On All Souls’ Day, a nod to Tucson’s community remembrance ceremony, the All Souls Procession
“It’s not just dying that modern America is losing touch with; it’s death rituals as well,” writes the Washington Post in the article “How Death Disappeared from Halloween”.
Citing Anita Hannig, a Brandeis University anthropology professor whose study of contemporary death practices has brought her to Oregon and into my home for deep conversation, the article notes, “As the United States becomes increasingly secular, religion’s role in making meaning out of death has shrunk. According to Hannig’s research, memorial services are becoming less and less common, and a collective honoring of the dead — something like All Souls’ Day — is practically nonexistent.”
And so on this All Souls’ Day, I tip my hat to the artists and culture makers, the multitudes of mourners who take to the parks and streets of Tucson for a weekend at this time every year, to Remember Together in the now 150,000 person All Souls Procession.
Self-described as “a sanctuary for community members from all walks of life to express their grief and loss in a celebration of creative energy and rejoicing of life,” the All Souls Weekend, now in its 29th year, includes “myriad altars, performers, installation art, and creatives of all kinds [who] collaborate for almost half the year to prepare their offerings for this amazing event.”
The first year Amber and I attended, many years ago, we stumbled onto the Procession by accident. In Tucson seeking respite from the gray skies of the Pacific Northwest, we emerged from an early dinner downtown to find swarms of face-painted, costumed people of all ages assembling, many with floats and banners, some with small personal altars. All there to remember their dead, to honor death as a part of the great wheel of life.
We followed the throngs to the eventual climax of the Procession, where a construction crane hoisted a giant urn bearing slips of paper bearing messages collected along the route into the air to be set aflame. I knew I wanted to return.
We flew back the next year without much thought to what participating in a more intentional way might look like. The day before the Procession I realized I wanted to make and carry an altar focused on my father’s death.
Carrying the altar through the Procession moved me from spectator to participant. It connected me to the other bereaved who nodded in recognition or stopped me for a closer look: curious, empathetic, appreciative.
Three years ago, five month’s after burying my friend Marcy, I decided to walk the Procession in one of Marcy’s nightgowns. Marcy had many trademarks. Among them: her long, flowing skirts, her annual woodcut valentines, her little white dogs, and her flannel nightgowns. You’d see her in one of her voluminous Mother Hubbard nighties if you spent a holiday overnight with her, if you hosted her when she came to town to help you organize your neighbors against injustice, or if you visited her Facebook page in her final years.
Toward the end of the five years Marcy lived with Stage IV ovarian cancer, she began giving away bags of her things. There were several grocery sacks of these flannel garments. Did I want one? she asked one day. Of course, I told her. In fact, I’d take a bag or two and share them with the friends she called her Sisterhood.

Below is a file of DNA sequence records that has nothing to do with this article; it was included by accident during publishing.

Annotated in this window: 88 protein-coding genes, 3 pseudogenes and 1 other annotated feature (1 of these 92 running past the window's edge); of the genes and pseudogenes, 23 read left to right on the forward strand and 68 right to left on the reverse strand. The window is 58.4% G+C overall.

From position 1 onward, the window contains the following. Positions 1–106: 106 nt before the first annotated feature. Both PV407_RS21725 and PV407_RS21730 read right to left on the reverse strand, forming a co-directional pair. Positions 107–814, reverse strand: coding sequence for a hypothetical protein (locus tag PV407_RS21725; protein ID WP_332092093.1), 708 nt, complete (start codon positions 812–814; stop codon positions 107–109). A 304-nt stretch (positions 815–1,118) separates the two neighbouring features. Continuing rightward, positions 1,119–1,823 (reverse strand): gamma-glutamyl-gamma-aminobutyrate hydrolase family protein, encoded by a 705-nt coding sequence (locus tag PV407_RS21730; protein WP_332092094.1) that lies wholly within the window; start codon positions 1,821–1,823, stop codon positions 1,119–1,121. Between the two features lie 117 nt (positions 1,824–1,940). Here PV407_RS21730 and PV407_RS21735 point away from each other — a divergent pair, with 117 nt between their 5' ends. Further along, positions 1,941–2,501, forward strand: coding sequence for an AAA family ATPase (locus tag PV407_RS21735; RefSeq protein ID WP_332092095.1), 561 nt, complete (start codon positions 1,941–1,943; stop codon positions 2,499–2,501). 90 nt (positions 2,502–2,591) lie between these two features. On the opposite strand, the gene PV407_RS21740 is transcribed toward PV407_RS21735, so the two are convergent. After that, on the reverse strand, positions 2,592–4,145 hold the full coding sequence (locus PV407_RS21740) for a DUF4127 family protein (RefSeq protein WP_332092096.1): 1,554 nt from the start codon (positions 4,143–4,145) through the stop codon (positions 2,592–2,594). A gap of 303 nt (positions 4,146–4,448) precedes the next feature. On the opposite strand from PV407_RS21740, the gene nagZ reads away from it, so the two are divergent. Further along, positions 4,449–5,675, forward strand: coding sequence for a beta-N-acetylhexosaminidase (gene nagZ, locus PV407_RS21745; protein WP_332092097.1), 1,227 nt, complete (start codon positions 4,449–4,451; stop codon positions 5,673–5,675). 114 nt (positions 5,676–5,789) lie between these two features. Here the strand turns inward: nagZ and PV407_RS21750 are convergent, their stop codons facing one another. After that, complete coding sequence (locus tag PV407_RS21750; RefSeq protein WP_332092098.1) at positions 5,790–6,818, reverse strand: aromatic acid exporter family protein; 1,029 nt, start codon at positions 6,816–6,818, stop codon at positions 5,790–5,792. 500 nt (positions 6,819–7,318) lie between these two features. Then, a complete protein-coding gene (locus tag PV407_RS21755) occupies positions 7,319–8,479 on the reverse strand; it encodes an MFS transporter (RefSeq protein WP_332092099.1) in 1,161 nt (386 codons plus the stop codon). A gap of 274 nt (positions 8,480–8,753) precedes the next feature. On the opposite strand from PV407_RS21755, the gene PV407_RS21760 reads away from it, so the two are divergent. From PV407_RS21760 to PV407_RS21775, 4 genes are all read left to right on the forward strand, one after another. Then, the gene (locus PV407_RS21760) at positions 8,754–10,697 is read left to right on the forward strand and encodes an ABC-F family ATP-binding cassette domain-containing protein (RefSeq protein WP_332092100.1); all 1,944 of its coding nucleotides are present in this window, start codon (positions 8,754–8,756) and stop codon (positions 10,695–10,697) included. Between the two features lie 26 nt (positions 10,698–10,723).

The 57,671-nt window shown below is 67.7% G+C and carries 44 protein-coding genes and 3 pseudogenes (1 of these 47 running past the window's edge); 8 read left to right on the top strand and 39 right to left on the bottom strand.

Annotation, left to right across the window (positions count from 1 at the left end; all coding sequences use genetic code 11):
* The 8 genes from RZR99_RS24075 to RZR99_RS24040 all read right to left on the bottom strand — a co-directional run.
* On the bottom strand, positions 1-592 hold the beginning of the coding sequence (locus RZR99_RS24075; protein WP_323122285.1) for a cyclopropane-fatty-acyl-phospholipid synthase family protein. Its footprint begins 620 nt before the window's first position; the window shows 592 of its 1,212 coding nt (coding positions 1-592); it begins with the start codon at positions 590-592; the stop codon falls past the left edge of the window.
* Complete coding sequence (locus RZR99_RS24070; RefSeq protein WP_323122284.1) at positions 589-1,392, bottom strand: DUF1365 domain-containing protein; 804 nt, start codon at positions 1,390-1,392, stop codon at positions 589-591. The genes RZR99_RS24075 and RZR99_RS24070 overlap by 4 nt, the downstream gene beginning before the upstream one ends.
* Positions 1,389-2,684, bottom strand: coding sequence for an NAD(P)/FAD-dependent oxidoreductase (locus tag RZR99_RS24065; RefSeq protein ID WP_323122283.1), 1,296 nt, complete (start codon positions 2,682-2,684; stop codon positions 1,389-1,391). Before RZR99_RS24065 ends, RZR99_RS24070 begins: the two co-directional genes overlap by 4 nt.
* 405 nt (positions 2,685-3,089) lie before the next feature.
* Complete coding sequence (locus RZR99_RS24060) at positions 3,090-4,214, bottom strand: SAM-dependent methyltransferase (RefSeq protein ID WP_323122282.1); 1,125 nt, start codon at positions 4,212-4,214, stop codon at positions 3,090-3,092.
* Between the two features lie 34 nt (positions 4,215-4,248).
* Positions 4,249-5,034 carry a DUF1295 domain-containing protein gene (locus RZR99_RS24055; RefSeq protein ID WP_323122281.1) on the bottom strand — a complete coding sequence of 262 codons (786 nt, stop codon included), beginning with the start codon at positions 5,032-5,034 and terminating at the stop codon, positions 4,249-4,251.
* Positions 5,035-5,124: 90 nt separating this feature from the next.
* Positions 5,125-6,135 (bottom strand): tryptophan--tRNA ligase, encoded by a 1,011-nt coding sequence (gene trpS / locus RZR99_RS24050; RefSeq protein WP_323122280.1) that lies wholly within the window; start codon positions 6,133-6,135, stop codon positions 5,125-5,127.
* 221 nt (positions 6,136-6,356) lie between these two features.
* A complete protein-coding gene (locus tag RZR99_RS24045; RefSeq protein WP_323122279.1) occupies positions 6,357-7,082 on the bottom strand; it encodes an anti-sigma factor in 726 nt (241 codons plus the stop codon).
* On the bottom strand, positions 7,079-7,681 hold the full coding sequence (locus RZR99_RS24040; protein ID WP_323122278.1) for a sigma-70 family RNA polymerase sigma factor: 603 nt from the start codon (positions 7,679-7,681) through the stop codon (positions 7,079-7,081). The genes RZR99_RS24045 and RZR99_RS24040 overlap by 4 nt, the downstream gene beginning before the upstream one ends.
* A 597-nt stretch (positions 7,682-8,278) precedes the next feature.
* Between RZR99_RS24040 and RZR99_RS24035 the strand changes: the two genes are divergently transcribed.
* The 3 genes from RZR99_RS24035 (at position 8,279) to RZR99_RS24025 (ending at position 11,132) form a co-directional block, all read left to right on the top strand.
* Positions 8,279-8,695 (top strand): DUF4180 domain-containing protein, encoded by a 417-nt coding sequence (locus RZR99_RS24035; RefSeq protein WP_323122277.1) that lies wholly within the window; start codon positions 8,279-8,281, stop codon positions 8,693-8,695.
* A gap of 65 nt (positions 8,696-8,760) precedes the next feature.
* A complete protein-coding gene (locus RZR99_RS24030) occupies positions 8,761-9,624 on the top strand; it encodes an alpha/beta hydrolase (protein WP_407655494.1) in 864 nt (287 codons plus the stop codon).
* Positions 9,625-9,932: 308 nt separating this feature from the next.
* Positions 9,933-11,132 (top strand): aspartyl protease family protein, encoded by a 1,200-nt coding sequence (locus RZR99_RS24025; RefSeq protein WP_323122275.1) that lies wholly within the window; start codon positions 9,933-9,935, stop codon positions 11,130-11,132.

The sacks of nightgowns sat in my basement. For weeks, I couldn’t bring myself to launder them. Eventually I put myself to the task. Each nightgown I pulled from the bag seemed to carry an electric charge. I wept as I moved the load from washer to dryer. I knew I needed to do something more with them.
Amber agreed to join me. Picking two and packing them for our flight, my nervous system reminded me how much I still held from those five long years of Marcy’s illness, treatment, dying, not-dying, and death. My first night in Tucson brought a vivid dream soaked in ancient images of the deaths our lives depend on.
The day before the Procession we stopped by Armory Park to visit the many personal memorial shrines set up in conjunction with the children’s Procession of Little Angels. Scores of families had set out picnic blankets as their children got their faces painted, decorated cardboard strap-on angel wings, and wrote messages to deceased loved ones. Amber and I wrote prayers and placed them in the large urn that would go up in flames during the next night’s grand finale. I spent some time chalking a heart on the pavement for Marcy. I submitted some words to be projected in the collective digital shrine.
The next day we drove to Sanctuary Cove to walk into the Tucson Mountains and then travel its rock-lined labyrinth. As I came to the center and touched the small cairn of stones others had assembled, I felt some of the heaviness slip from my shoulders; the cape of grief no longer knotted so snug at my throat.
We drove home to paint our faces and don Marcy’s nightgowns. We pinned cards from her memorial service to the front of our frocks and headed off into the night to join an estimated 150,000 mourners in the streets. Mothers, grandmothers, grandfathers, dads, brothers, sisters, children; deaths from AIDS, diabetes, cancer; migrant deaths in the desert; LGBT deaths from hate crimes and suicide; deaths of endangered species – these and more remembered through costumes, floats, banners, signs, hand-carried altars, chants, music, and the final release of the Procession Urn going up in flames.
We returned to our casita for a final burning ritual of our own. We stripped off the nightgowns, scrubbed off our makeup, and then lit the memorial cards we’d carried in our casita’s chiminea. In a final bow to Marcy, we ate a couple of pieces of pizza, her favorite comfort food.
See more photos from my last All Souls Procession in an earlier version of this story on my Celebrancy blog.